UX Magazine

Defining and Informing the Complex Field of User Experience (UX)
Article No. 734 September 28, 2011

Psychological Usability Heuristics

Some time ago, Susan Weinschenk wrote about the psychologist’s view of UX design, listing a number of facts about the human mind that can be directly applied to interface design. And I think that's an important point; although usability experts try to put the user in the center of every step of the design process, formalized principles and best practices usually only address technical aspects of the development of interfaces. That's the case with most of the principles used when evaluating interfaces in heuristic evaluations.

So why don't we use Susan’s psychological facts as heuristic principles when evaluating interfaces, instead of just the technical ones? To that end, I have translated Susan's points into a checklist of heuristic principles that can be used to evaluate interfaces. I have created it in the form of a spreadsheet to make evaluations easier. Here you have it:

Psychological Usability Heuristics spreadsheet (Google Docs)


User Profile

Jordi Sánchez is an Information Systems Engineer who tries to develop his work in the border areas between human and computers, and between research and real projects. Currently he works at the Institute of Computer Technology (ITI) in Valencia, Spain, as a Project Leader on projects related to software usability and accessibility. He is also working on his HCI master's thesis about User-Centered Design. He occasionally writes on his personal web page, and he's also on Twitter @jordisan.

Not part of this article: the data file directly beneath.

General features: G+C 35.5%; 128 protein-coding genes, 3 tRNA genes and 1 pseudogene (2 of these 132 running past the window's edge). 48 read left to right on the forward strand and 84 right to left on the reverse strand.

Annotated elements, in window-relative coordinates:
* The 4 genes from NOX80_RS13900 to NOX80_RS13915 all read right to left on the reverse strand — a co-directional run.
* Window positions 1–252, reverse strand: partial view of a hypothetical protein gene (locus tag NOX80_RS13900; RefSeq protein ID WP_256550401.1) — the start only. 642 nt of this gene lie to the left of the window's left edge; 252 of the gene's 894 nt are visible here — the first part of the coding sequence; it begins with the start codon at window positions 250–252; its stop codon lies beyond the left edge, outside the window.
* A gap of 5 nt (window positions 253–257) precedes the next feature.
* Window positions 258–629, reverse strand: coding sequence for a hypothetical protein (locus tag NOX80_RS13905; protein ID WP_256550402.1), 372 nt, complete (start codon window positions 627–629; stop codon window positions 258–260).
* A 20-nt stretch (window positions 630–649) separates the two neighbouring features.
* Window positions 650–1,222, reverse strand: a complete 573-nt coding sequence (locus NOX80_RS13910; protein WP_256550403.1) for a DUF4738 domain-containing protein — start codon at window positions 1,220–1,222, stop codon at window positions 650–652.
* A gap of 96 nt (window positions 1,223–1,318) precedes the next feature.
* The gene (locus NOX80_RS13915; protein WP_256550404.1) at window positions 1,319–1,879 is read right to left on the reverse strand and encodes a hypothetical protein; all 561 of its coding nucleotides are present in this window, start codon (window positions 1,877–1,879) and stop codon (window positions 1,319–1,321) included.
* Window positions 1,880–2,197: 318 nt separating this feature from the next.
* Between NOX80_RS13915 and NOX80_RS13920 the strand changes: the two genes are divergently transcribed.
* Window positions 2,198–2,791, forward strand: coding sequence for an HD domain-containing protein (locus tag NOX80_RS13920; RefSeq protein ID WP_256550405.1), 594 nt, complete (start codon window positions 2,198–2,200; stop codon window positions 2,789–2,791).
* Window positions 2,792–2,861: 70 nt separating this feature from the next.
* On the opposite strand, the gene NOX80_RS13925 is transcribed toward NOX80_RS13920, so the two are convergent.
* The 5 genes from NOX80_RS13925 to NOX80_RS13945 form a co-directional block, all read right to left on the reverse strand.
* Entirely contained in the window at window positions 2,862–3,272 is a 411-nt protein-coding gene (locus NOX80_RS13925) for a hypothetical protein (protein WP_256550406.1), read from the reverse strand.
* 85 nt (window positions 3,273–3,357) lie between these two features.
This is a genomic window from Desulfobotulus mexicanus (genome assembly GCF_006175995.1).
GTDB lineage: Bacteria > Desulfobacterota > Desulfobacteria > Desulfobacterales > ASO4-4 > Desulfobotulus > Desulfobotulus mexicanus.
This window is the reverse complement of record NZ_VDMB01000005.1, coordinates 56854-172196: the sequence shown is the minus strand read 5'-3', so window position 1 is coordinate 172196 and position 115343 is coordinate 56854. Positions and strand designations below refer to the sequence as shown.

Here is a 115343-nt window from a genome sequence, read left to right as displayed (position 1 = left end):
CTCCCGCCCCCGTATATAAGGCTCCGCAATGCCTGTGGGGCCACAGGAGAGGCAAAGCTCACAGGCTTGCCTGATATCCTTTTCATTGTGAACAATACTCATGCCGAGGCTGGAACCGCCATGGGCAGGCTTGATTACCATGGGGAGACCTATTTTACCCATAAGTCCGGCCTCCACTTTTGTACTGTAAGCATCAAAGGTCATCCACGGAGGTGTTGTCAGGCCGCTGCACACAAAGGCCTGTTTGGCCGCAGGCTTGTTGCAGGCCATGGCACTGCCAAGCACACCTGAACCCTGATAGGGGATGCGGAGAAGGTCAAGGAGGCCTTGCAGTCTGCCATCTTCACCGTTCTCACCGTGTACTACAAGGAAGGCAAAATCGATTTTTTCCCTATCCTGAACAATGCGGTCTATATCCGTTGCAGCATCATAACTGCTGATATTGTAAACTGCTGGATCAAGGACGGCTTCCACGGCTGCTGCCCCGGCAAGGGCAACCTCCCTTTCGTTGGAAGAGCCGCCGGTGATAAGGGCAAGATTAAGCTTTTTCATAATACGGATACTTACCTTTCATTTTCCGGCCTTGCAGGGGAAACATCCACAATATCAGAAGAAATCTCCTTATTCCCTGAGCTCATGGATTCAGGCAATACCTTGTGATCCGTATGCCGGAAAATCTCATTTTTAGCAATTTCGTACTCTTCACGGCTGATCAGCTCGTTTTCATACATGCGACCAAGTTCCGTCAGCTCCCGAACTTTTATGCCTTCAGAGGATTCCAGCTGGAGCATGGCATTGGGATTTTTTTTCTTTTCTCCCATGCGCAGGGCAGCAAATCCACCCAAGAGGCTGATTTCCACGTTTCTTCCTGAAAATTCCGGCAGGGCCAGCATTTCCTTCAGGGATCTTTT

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I have and am getting through the 100 Things.. book, and it has a wealth of knowledge. Some of it reintroduces concepts from her NeuroWeb book but there is lots more. The book is easily digestible and I recommend everyone get it and start chewing through it.
This concept of the heuristics from rules is definitely harder than it looks. Your spreadsheet is off to a good start. My first comment (and I may have more later) is that the statements need to be from only one particular point of view, either the system or the user. As is, the statements are mixed point-of-view, and so it makes it somewhat harder to follow. I think when you do a couple of iterations of this, it will be a very valuable tool indeed. I've long been looking to have something like this. I ran across another spreadsheet once, and it looked interesting (I believe it was from Xerox) but it was a bit complex.

I LOVE this! Thanks for sharing.

Great Work!